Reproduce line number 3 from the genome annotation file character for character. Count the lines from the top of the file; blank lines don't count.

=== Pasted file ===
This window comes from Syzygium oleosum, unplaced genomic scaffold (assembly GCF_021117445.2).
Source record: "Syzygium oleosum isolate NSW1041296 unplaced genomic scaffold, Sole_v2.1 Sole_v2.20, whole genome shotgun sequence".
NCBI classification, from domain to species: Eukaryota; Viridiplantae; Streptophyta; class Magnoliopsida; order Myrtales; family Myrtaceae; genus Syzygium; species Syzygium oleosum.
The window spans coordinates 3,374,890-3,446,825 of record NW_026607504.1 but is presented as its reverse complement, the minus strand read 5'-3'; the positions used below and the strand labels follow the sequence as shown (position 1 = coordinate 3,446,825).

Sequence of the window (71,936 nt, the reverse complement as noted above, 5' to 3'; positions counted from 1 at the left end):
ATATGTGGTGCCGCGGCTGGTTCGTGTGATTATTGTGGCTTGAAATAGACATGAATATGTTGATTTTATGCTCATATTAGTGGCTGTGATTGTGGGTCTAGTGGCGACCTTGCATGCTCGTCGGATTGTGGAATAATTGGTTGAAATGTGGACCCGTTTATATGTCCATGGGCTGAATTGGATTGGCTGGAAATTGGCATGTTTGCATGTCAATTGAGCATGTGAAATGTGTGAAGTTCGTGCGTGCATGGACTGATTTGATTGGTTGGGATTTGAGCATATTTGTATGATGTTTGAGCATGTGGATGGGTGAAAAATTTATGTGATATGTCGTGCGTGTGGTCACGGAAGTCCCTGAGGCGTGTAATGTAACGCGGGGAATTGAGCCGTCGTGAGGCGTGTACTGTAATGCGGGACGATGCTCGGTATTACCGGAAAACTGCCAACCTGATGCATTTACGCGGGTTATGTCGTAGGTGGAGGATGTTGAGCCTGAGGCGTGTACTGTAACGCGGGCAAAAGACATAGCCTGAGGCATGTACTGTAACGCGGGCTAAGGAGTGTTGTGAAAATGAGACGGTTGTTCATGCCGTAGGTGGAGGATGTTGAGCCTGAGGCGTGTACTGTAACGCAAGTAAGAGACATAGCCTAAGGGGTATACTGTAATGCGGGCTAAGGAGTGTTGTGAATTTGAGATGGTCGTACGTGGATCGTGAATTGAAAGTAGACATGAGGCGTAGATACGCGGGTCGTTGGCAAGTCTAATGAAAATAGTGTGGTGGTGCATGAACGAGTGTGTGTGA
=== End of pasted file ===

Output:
NCBI classification, from domain to species: Eukaryota; Viridiplantae; Streptophyta; class Magnoliopsida; order Myrtales; family Myrtaceae; genus Syzygium; species Syzygium oleosum.